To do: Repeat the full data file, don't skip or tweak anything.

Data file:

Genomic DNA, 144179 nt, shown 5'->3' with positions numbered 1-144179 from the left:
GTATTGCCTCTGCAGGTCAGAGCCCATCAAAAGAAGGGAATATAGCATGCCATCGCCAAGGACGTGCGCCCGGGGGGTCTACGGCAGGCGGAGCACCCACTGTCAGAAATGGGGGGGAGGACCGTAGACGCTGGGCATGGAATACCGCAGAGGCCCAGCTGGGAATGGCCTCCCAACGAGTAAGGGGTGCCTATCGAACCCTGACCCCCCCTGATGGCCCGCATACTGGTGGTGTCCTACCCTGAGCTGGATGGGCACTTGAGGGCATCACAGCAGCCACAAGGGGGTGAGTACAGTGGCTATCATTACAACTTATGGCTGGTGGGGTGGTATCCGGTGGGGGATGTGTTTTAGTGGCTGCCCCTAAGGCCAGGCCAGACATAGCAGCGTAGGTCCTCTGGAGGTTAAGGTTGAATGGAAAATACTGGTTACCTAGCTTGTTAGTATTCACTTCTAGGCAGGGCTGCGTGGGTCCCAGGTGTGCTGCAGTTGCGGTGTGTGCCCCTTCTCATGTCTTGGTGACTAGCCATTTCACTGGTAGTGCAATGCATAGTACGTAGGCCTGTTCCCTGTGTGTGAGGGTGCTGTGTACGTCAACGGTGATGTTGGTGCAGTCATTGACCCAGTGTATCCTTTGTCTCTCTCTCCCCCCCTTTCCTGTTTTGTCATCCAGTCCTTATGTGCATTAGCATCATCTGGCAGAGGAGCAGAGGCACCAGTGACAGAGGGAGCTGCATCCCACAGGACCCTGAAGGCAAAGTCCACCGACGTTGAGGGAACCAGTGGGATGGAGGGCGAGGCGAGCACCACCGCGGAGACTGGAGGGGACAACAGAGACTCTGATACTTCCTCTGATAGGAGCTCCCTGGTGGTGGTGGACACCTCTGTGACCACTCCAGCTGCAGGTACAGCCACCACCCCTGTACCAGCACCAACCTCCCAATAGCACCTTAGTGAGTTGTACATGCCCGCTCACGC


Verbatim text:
Genomic DNA, 144179 nt, shown 5'->3' with positions numbered 1-144179 from the left:
GTATTGCCTCTGCAGGTCAGAGCCCATCAAAAGAAGGGAATATAGCATGCCATCGCCAAGGACGTGCGCCCGGGGGGTCTACGGCAGGCGGAGCACCCACTGTCAGAAATGGGGGGGAGGACCGTAGACGCTGGGCATGGAATACCGCAGAGGCCCAGCTGGGAATGGCCTCCCAACGAGTAAGGGGTGCCTATCGAACCCTGACCCCCCCTGATGGCCCGCATACTGGTGGTGTCCTACCCTGAGCTGGATGGGCACTTGAGGGCATCACAGCAGCCACAAGGGGGTGAGTACAGTGGCTATCATTACAACTTATGGCTGGTGGGGTGGTATCCGGTGGGGGATGTGTTTTAGTGGCTGCCCCTAAGGCCAGGCCAGACATAGCAGCGTAGGTCCTCTGGAGGTTAAGGTTGAATGGAAAATACTGGTTACCTAGCTTGTTAGTATTCACTTCTAGGCAGGGCTGCGTGGGTCCCAGGTGTGCTGCAGTTGCGGTGTGTGCCCCTTCTCATGTCTTGGTGACTAGCCATTTCACTGGTAGTGCAATGCATAGTACGTAGGCCTGTTCCCTGTGTGTGAGGGTGCTGTGTACGTCAACGGTGATGTTGGTGCAGTCATTGACCCAGTGTATCCTTTGTCTCTCTCTCCCCCCCTTTCCTGTTTTGTCATCCAGTCCTTATGTGCATTAGCATCATCTGGCAGAGGAGCAGAGGCACCAGTGACAGAGGGAGCTGCATCCCACAGGACCCTGAAGGCAAAGTCCACCGACGTTGAGGGAACCAGTGGGATGGAGGGCGAGGCGAGCACCACCGCGGAGACTGGAGGGGACAACAGAGACTCTGATACTTCCTCTGATAGGAGCTCCCTGGTGGTGGTGGACACCTCTGTGACCACTCCAGCTGCAGGTACAGCCACCACCCCTGTACCAGCACCAACCTCCCAATAGCACCTTAGTGAGTTGTACATGCCCGCTCACGC